Growing with Intention
December 10, 2019
What you people call your natural resources our people call our relatives Oren Lyons !(/home/erik/Pictures/Podcast pics/Chief Oren Lyons.jpg)
First Nations, or Indigenous societies and peoples for the most part don’t get why members of industrial society dissociate ourselves from the rest of Nature. This comes up in numerous instances, significantly when comparing mainstream industrialised society with traditional Indigenous communities and their relationship to land management.
Historically, self-proclaimed conservationists, ecologists, eco-activists and others from the dominant culture maintain a conviction that so-called “nature” is distinct from human habitats. They are thus anxious to remove people from wild areas to preserve nature, and in pursuit of ecological restoration.
!(/home/erik/Pictures/Podcast pics/bison.jpg) Native nations on the other hand, have practiced ecological land management for so long, that in most cases the ecological balance we see in “undisturbed” natural habitats is in fact the result of centuries of skillful maintenance based upon deep local knowledge and experience. In fact, early European explorers in North America, Australia, and Amazonia (to name just a few) commonly mistook local peoples’ productive landscape management as wilderness.
What could we do if the rest of us learned to see our roles differently? How much of the torn ecological net could we stitch back together? Reports from the United Nations urgently state that we are losing the struggle to protect Earth’s biodiversity, with habitat loss high on the list of causes. “Biodiversity” like much of the vocabulary we use to discuss the network of relationships which keep us alive, is an abstract term, kept safely at a distance from our emotions and the immediacy of its impact. !(/home/erik/Pictures/Podcast pics/biodiversity)
At some undetermined but critical point in the loss of species and earth systems, probably soon if we don’t drastically change our activities, the entire network of relationships will unravel and no longer be able to support humanity. That’s people. You, I, our cousins, neighbors, lovers and children will be the victims. When that happens, it may become obvious that we spent far too long distracted by things which don’t really matter. It will also be too late to do us much good. Already entire economies are faltering, our ability to feed ourselves and find water is imperlied, and the world is becoming a lot less beautiful. Trust me; we really do not want to go much further down that road. It’s time to mend the net, and for that, we need to change our game.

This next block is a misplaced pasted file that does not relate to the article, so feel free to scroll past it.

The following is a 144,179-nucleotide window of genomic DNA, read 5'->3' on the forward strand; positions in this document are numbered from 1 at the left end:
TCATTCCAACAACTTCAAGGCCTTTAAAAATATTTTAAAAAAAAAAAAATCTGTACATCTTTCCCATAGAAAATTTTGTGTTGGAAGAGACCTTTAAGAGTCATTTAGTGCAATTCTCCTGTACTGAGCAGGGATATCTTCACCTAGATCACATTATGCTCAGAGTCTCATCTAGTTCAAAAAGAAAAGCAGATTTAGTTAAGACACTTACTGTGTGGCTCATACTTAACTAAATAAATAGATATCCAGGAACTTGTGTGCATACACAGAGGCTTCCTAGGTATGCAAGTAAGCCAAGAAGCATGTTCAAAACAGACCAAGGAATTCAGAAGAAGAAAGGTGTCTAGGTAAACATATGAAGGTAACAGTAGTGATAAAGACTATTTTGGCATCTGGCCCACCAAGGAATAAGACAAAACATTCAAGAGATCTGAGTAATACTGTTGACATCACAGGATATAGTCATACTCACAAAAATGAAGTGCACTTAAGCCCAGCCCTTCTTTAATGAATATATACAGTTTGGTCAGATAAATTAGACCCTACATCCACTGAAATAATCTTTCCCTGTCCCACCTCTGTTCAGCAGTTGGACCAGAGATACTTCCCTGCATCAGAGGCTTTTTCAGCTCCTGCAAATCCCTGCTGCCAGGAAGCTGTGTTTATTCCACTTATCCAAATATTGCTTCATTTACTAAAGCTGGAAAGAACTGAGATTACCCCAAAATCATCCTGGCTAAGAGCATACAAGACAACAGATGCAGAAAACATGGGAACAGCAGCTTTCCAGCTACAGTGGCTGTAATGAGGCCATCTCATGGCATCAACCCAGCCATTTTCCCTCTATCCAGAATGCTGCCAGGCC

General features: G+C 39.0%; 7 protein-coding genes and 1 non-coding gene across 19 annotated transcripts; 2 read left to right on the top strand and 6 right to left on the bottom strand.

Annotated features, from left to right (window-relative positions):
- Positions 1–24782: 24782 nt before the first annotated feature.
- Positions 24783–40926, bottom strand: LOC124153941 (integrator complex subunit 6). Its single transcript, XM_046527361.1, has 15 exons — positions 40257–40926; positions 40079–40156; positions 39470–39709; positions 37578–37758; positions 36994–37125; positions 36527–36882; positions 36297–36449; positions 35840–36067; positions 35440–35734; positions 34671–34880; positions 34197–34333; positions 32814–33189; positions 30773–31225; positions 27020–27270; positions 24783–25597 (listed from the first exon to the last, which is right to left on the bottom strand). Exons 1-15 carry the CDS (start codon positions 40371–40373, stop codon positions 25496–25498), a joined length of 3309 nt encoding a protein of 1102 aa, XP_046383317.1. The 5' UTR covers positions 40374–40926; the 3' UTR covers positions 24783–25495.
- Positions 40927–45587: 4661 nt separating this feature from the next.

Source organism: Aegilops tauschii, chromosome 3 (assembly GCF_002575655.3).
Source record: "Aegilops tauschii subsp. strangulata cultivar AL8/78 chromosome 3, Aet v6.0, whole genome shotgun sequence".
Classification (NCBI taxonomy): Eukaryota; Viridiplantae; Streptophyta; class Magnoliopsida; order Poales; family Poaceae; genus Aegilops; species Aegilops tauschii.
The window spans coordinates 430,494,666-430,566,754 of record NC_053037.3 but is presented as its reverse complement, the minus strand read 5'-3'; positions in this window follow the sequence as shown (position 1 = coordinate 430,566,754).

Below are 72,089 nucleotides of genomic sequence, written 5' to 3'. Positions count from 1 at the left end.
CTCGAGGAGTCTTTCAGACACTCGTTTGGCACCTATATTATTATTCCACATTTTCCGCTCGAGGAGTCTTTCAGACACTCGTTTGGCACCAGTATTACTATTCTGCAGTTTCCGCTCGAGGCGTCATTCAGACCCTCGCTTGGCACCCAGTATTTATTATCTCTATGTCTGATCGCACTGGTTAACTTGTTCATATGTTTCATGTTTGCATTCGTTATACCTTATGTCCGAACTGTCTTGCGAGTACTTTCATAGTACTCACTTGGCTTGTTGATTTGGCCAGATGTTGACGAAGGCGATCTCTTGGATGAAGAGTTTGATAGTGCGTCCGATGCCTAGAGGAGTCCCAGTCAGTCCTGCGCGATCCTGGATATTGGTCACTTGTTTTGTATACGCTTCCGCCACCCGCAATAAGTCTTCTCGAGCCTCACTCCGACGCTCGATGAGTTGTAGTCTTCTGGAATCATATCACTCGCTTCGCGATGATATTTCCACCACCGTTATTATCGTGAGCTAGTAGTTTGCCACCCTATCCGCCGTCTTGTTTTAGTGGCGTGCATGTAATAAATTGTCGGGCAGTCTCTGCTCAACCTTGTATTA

I don’t know if it’s really true, or simply a narcissistic conceit of our species, but we like to think that humankind is uniquely creative, adaptable, flexible and intelligent. Abundant evidence would certainly question the last assertion, but we might still find salvation through our creativity and adaptability. On a basic and pertinent level, our flexibility allows us to behave as plunderers or gardeners. Having pretty much exhausted the rewards of rape and pillage, it seems a good time to develop our potential as growers and restorers. This is as good a place as any for the rest of us to remember the perspectives and strategies still practiced by Indigenous land managers, and to learn from them how to behave as conscious and responsible participants in the management of natural habitats.
!(/home/erik/Pictures/Podcast pics/planting-tree-227x300.jpg) There’s more we can do both as individuals and in association. One of the few advantages of there being so many people on our planet is that pretty much everyplace a tree needs to be planted and cared for, there are people available to do it. When I say we need to exercise our potential as gardeners, I am being quite literal. The cultural shift required is a relatively short journey, it’s something we can easily move into and which could be facilitated by use of the same media now used to promote consumerism, by better information on the issues calling for action, and by use of our social networks. There is a continuum stretching from gardening through ecological conservation and regeneration to habitat repair and landscape participation. It’s a necessary and rewarding journey, and I have to say can be addictive (but in a very good way).